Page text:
Bosch specifically asked for the Anneke Jespersen case and after twenty years returned to it. Not without misgivings. He knew that most cases were solved within the first forty-eight hours and after that the chances of clearance dropped markedly. This case had barely been worked for even one of those forty-eight hours. It had been neglected because of circumstances, and Bosch had always felt guilty about it, as though he had abandoned Anneke Jespersen. No homicide detective likes leaving a case behind unsolved, but in this situation Bosch was given no choice. The case was taken from him. He could easily blame the investigators that followed him on it, but Bosch had to count himself among those responsible. The investigation started with him at the crime scene. He couldn’t help but feel that no matter how short a time he was there, he must have missed something.

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Danger propels Connelly’s ‘Nine Dragons’ at breakneck pace

August 22, 2012

I have not been a true mystery fan for quite a while, but I have read and enjoyed a number of Michael Connelly novels over the years. This American crime novelist is in peak form with his 2009 entry in the Detective Harry Bosch series, Nine Dragons.

The book opens near the end of a dull early September work day in the Los Angeles Police Department’s special homicide squad room. Bosch has been idle for a month and is itching for a case.

The call comes on the second page. Bosch and partner Ignacio Ferras are dispatched to Fortune Liquors in the city’s dodgy South Normandie neighborhood. Owner John Li has been shot to death behind his counter; footage from the store’s security camera has been stolen, but clues suggest gang involvement.

Unfortunately, the immigrant victim’s family — a Chinese-speaking mother and her daughter and son — do very little to point the police toward a specific suspect. Bosch, chafing at the lack of progress, takes his frustration out on his regular partner and on Detective David Chu, who is drawn into the case. It doesn’t help matters that the slow-moving investigation appears to have developed a serious leak. Read the rest of this entry »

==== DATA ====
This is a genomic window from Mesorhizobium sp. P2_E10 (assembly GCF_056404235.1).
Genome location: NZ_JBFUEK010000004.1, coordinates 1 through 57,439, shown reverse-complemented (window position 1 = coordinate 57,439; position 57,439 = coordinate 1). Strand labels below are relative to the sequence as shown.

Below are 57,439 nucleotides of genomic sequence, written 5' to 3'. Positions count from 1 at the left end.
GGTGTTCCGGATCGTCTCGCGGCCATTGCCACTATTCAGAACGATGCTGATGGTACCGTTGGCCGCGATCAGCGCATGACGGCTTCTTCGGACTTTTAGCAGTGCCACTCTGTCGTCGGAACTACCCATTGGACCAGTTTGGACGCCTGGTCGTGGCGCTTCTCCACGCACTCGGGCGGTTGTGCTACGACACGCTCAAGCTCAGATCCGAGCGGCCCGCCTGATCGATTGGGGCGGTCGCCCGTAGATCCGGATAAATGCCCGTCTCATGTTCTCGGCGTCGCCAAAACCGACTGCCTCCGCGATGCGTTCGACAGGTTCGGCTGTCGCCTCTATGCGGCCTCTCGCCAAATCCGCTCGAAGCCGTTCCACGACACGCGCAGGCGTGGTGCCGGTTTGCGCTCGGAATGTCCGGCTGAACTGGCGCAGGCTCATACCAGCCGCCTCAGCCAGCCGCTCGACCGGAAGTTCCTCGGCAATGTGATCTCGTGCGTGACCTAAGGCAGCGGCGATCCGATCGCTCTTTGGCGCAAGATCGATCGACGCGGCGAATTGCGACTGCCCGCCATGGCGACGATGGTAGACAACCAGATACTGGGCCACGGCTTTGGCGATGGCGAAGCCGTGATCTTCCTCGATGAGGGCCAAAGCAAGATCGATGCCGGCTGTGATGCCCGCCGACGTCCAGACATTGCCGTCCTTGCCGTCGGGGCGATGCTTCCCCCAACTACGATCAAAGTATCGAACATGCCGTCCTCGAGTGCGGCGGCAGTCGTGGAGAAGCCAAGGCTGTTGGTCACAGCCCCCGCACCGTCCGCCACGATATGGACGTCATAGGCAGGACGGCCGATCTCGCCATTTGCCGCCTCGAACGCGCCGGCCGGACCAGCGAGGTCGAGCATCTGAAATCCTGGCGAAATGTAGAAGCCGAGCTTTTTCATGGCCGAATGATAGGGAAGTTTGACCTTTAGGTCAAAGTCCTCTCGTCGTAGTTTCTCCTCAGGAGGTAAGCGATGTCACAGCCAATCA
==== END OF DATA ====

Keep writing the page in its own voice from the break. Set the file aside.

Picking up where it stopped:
Army detective unravels drama and danger in ‘Zero Day’

August 11, 2012

Novelist David Baldacci has sold more than 100 million books, but I mainly knew him from viewing the covers of his books. I was happily surprised, however, by his 2011 thriller about a murder investigation in rural West Virginia that is tied to a sinister plot.

Zero Day revolves around John Puller, a former Army Ranger who saw combat in Afghanistan and Iraq. As the book opens, Puller is a special agent in the service’s Criminal Investigative Division.

He is dispatched to the remote town of Drake after a Pentagon intelligence officer and his family are slaughtered there. Bodies pile up quickly after Puller’s arrival, but clues are scarce. The deaths seem to be connected, however, to a very successful locally owned coal mining company.

With the aid of a whip-smart local police sergeant named Sam Cole, who has close ties to the mining mogul, Puller eludes multiple assassination attempts and begins penetrating the deceptions that have been strewn across his path. And he discovers that tiny Drake has drawn the attention of the Department of Homeland Security, who may be gambling with the lives of its residents. Read the rest of this entry »